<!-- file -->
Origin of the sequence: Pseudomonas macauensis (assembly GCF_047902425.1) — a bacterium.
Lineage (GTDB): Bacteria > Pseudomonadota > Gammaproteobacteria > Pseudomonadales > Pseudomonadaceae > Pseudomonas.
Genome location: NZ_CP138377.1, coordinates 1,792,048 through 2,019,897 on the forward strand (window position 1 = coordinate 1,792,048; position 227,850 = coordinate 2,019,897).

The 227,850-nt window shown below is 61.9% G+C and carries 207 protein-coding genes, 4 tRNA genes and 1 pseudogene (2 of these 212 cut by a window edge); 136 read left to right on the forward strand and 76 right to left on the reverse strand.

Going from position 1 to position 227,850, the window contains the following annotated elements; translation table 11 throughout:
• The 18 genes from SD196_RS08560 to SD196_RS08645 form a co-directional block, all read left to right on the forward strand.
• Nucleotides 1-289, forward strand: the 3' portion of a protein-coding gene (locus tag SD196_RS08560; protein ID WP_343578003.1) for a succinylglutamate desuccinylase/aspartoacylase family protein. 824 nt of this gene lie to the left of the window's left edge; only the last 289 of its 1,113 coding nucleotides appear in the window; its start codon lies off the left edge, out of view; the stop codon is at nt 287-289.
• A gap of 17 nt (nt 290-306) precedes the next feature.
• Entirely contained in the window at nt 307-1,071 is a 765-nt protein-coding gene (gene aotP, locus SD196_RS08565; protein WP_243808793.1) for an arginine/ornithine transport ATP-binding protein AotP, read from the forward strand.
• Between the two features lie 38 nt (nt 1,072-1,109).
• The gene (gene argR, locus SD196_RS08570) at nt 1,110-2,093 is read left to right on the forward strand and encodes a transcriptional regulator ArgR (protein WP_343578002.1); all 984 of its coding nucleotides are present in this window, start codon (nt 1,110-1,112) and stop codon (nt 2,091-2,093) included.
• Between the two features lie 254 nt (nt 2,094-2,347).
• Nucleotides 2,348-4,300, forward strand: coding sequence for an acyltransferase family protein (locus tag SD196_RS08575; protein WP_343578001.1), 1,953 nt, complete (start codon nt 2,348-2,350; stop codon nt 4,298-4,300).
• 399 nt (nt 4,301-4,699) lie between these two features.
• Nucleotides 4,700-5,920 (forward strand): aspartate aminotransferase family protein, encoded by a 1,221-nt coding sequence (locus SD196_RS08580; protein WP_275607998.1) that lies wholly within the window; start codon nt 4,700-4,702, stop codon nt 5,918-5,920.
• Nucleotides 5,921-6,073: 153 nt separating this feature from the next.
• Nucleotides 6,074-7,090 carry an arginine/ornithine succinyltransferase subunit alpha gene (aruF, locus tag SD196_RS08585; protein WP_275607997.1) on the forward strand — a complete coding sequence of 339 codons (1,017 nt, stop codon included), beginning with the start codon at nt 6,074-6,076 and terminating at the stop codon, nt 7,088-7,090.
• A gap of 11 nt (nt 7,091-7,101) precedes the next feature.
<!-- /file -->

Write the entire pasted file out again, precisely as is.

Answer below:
Origin of the sequence: Pseudomonas macauensis (assembly GCF_047902425.1) — a bacterium.
Lineage (GTDB): Bacteria > Pseudomonadota > Gammaproteobacteria > Pseudomonadales > Pseudomonadaceae > Pseudomonas.
Genome location: NZ_CP138377.1, coordinates 1,792,048 through 2,019,897 on the forward strand (window position 1 = coordinate 1,792,048; position 227,850 = coordinate 2,019,897).

The 227,850-nt window shown below is 61.9% G+C and carries 207 protein-coding genes, 4 tRNA genes and 1 pseudogene (2 of these 212 cut by a window edge); 136 read left to right on the forward strand and 76 right to left on the reverse strand.

Going from position 1 to position 227,850, the window contains the following annotated elements; translation table 11 throughout:
• The 18 genes from SD196_RS08560 to SD196_RS08645 form a co-directional block, all read left to right on the forward strand.
• Nucleotides 1-289, forward strand: the 3' portion of a protein-coding gene (locus tag SD196_RS08560; protein ID WP_343578003.1) for a succinylglutamate desuccinylase/aspartoacylase family protein. 824 nt of this gene lie to the left of the window's left edge; only the last 289 of its 1,113 coding nucleotides appear in the window; its start codon lies off the left edge, out of view; the stop codon is at nt 287-289.
• A gap of 17 nt (nt 290-306) precedes the next feature.
• Entirely contained in the window at nt 307-1,071 is a 765-nt protein-coding gene (gene aotP, locus SD196_RS08565; protein WP_243808793.1) for an arginine/ornithine transport ATP-binding protein AotP, read from the forward strand.
• Between the two features lie 38 nt (nt 1,072-1,109).
• The gene (gene argR, locus SD196_RS08570) at nt 1,110-2,093 is read left to right on the forward strand and encodes a transcriptional regulator ArgR (protein WP_343578002.1); all 984 of its coding nucleotides are present in this window, start codon (nt 1,110-1,112) and stop codon (nt 2,091-2,093) included.
• Between the two features lie 254 nt (nt 2,094-2,347).
• Nucleotides 2,348-4,300, forward strand: coding sequence for an acyltransferase family protein (locus tag SD196_RS08575; protein WP_343578001.1), 1,953 nt, complete (start codon nt 2,348-2,350; stop codon nt 4,298-4,300).
• 399 nt (nt 4,301-4,699) lie between these two features.
• Nucleotides 4,700-5,920 (forward strand): aspartate aminotransferase family protein, encoded by a 1,221-nt coding sequence (locus SD196_RS08580; protein WP_275607998.1) that lies wholly within the window; start codon nt 4,700-4,702, stop codon nt 5,918-5,920.
• Nucleotides 5,921-6,073: 153 nt separating this feature from the next.
• Nucleotides 6,074-7,090 carry an arginine/ornithine succinyltransferase subunit alpha gene (aruF, locus tag SD196_RS08585; protein WP_275607997.1) on the forward strand — a complete coding sequence of 339 codons (1,017 nt, stop codon included), beginning with the start codon at nt 6,074-6,076 and terminating at the stop codon, nt 7,088-7,090.
• A gap of 11 nt (nt 7,091-7,101) precedes the next feature.